2014 was the year in which the world was finally shaken out of complacency. Ukraine triggered Russia's inevitable confrontation with the United States and Europe. Economic malaise in Europe became impossible to ignore, with anti-establishment groups growing louder with each passing election. An intensifying anti-corruption drive in China exposed how far and deep the Chinese leadership is willing to go in trying to manage political resistance amid a slowing economy.
Stratfor has long emphasized that two of the three pillars of the international system — Europe and China — were in structural decline while the United States, buoyed by an energy boom, would maintain a position of relative hegemony. As Robert Louis Stevenson would remind us, sooner or later, we will sit down to a banquet of consequences. Indeed, as we begin 2015, the price of Brent crude oil has been slashed by more than half of what it was a year ago and now hovers around $50 a barrel.
While energy traders, politicians and producers alike scramble to find the bottom of the barrel — the nadir of global oil prices — the world's ability to cope with or exploit an oversupplied oil market will shape many of the trends we are looking at for 2015. The standoff between OPEC swing producers and U.S. oil producers will wind down as low oil prices reach a point where U.S. production growth will stall. At the same time, OPEC's key producers — Saudi Arabia, Kuwait and the United Arab Emirates — have shown little interest in pulling back on their own production levels in order to increase oil prices (which would have them effectively subsidizing U.S. shale oil producers), leaving the oil market oversupplied.
The global energy climate will help bring about a de-escalation in the conflict over Ukraine. Russia can tolerate more economic pain than most countries, but deep cuts into energy revenue combined with sanctions are too much for even Russian President Vladimir Putin to bear as he tries to manage an increasingly shaky Kremlin. Russia maintains energy leverage over Kiev and can temper a frozen conflict in eastern Ukraine to sway the Europeans toward easing up on sanctions. The United States will not let up as easily and will continue beefing up military ties with states along the former Soviet periphery, but Washington will also be mindful of the consequences of unraveling Russia.
Germany will play a role in moderating the conflict with its eastern neighbor, but faces much bigger problems to its west. The artificial calm that was created by the European Central Bank and embraced by financial markets for the past two years is due to end with a rude awakening. Italy, Greece and Spain will bear close watching for triggers to a financial panic, while France and Germany will remain locked in conflict over how to revive the eurozone. Little will be done in the end to address the structural ailments fueling the political crisis on the Continent.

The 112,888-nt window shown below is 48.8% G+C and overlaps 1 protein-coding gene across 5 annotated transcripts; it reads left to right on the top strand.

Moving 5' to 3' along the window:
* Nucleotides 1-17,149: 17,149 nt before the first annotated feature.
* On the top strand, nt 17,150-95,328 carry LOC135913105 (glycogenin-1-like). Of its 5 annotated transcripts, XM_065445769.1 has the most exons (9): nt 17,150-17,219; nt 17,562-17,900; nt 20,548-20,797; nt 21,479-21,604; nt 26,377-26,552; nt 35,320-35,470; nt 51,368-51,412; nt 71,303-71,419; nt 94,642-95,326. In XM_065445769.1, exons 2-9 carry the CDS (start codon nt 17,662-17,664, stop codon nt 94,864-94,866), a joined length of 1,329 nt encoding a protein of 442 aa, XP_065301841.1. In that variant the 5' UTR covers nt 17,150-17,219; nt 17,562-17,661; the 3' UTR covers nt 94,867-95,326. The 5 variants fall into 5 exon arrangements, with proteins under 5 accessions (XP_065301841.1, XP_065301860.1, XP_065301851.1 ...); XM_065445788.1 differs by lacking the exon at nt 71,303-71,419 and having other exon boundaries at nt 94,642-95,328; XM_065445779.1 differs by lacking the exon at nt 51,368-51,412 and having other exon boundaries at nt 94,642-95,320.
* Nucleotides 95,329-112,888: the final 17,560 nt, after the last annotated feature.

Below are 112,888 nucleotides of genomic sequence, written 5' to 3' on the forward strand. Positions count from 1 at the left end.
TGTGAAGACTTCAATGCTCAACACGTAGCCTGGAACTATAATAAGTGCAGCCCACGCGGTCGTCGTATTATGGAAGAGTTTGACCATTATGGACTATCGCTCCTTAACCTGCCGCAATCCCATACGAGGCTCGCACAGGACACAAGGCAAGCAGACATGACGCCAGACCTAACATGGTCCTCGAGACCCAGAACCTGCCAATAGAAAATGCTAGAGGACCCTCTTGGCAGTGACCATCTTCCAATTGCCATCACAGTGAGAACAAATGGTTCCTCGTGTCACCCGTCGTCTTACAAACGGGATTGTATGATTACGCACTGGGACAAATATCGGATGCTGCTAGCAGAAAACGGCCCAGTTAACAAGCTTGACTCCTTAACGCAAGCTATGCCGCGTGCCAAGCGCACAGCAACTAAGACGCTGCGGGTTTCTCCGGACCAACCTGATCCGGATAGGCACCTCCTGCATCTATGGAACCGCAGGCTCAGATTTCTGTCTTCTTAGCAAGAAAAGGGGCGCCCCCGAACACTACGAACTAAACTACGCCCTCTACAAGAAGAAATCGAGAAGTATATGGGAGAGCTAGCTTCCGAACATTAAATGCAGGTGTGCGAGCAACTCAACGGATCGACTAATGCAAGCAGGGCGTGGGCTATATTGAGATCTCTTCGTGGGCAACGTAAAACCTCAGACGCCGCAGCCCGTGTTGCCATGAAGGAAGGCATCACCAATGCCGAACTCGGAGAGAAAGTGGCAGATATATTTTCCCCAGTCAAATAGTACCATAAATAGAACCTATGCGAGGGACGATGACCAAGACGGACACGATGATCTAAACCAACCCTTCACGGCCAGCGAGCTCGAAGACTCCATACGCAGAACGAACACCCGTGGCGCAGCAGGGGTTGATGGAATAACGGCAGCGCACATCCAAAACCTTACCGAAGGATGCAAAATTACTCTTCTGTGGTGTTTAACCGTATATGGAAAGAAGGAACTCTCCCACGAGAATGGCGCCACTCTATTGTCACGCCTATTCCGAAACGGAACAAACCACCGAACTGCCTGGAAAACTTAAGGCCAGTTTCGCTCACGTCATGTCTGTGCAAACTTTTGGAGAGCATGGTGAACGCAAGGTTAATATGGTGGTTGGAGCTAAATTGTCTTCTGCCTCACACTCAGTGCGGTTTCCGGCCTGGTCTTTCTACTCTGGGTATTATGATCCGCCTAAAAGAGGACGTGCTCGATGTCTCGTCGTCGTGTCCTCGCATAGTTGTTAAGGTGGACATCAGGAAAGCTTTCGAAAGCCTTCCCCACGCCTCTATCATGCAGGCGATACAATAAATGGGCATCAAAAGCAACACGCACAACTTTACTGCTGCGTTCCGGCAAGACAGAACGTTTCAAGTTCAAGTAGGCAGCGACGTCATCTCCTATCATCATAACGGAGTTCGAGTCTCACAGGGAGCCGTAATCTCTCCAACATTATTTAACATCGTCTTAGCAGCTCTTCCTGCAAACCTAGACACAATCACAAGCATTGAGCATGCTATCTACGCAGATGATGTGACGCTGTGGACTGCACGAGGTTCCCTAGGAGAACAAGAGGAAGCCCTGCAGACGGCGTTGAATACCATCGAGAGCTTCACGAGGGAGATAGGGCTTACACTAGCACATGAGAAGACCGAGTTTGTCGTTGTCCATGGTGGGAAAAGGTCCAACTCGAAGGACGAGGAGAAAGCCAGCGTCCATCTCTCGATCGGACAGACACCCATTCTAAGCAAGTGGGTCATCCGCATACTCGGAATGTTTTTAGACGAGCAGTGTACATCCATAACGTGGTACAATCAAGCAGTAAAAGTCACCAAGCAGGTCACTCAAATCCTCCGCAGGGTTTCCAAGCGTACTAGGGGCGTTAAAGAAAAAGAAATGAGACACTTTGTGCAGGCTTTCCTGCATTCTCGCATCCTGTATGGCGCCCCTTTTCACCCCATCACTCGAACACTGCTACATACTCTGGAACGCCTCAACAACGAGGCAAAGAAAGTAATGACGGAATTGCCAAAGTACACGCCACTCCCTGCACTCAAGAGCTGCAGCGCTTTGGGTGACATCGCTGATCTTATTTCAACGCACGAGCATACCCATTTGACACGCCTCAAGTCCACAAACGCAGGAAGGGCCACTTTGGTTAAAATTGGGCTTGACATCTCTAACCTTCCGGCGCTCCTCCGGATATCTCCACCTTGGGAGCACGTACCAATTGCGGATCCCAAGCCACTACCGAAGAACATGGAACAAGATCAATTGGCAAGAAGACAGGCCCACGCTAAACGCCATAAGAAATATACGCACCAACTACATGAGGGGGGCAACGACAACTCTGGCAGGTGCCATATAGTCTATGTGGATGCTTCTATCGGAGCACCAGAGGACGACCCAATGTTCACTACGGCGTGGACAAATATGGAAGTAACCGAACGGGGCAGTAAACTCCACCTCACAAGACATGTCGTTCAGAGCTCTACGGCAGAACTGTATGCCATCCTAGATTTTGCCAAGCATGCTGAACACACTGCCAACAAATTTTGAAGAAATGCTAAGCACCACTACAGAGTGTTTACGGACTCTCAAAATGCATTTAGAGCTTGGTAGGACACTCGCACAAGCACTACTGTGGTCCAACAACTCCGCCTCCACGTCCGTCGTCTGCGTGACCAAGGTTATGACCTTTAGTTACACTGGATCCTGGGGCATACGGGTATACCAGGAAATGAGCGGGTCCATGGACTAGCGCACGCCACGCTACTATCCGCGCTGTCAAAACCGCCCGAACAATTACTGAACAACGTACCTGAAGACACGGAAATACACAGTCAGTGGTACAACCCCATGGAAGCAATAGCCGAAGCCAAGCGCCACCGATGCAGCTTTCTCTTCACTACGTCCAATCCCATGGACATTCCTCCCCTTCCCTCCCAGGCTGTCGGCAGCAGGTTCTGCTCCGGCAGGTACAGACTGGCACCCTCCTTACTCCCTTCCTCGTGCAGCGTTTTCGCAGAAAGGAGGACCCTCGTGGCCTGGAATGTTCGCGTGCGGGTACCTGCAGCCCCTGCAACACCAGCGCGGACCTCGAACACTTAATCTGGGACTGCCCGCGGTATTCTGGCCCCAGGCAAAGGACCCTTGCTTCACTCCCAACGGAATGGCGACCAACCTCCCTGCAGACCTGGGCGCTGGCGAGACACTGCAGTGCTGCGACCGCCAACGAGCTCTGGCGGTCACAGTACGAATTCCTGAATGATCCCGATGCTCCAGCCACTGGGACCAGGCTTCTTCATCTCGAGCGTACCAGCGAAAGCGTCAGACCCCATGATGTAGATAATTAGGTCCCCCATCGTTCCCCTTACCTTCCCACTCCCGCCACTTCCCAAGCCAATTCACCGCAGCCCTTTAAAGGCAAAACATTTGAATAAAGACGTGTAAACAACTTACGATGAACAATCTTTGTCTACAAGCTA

With various tensions persisting in Eurasia, the United States will try to reorient itself from peripheral issues in the Middle East to more central issues on the European mainland. This will be easier said than done. The fight against the Islamic State will be slow, as Washington relies on air power and the gradual buildup of local forces divided along multiple ethnic and sectarian lines. The United States' negotiations with Iran may not culminate in a grand rapprochement this year, but their working relationship will hold steady as lower oil prices fortify the Iranian government's resolve to reopen its economy, albeit at an unavoidably slow pace.
Out of all the oil producers stuck with slashed budgets, Venezuela has the most potential to tip over the edge this year. The country's finances are already highly strained, and as the government becomes less able to fund imports, social unrest will be inevitable. The security architecture around the government designed by former President Hugo Chavez is one of current President Nicolas Maduro's main vulnerabilities as he balances multiple competing factions while the government's inherited security patron, Cuba, re-engages with the United States.
We are now in the midst of the second wave of a generational shift that began in 2008-2009, with a global financial crisis that exposed Europe and China's weaknesses, a shale revolution that dramatically increased U.S. energy output and a Russian military invasion in the Caucasus that reminded the world of Moscow's need to maintain its buffer space. As we look at what 2015 holds in store, we know the oil markets are oversupplied, Europe and China will continue to stagnate, and Russia will work under heavy constraints to deny the West a strong foothold in crucial areas of its periphery while the rest of the world deals with the repercussions of these trends. The ebb and flow of this tumult is covered in the forecast that follows.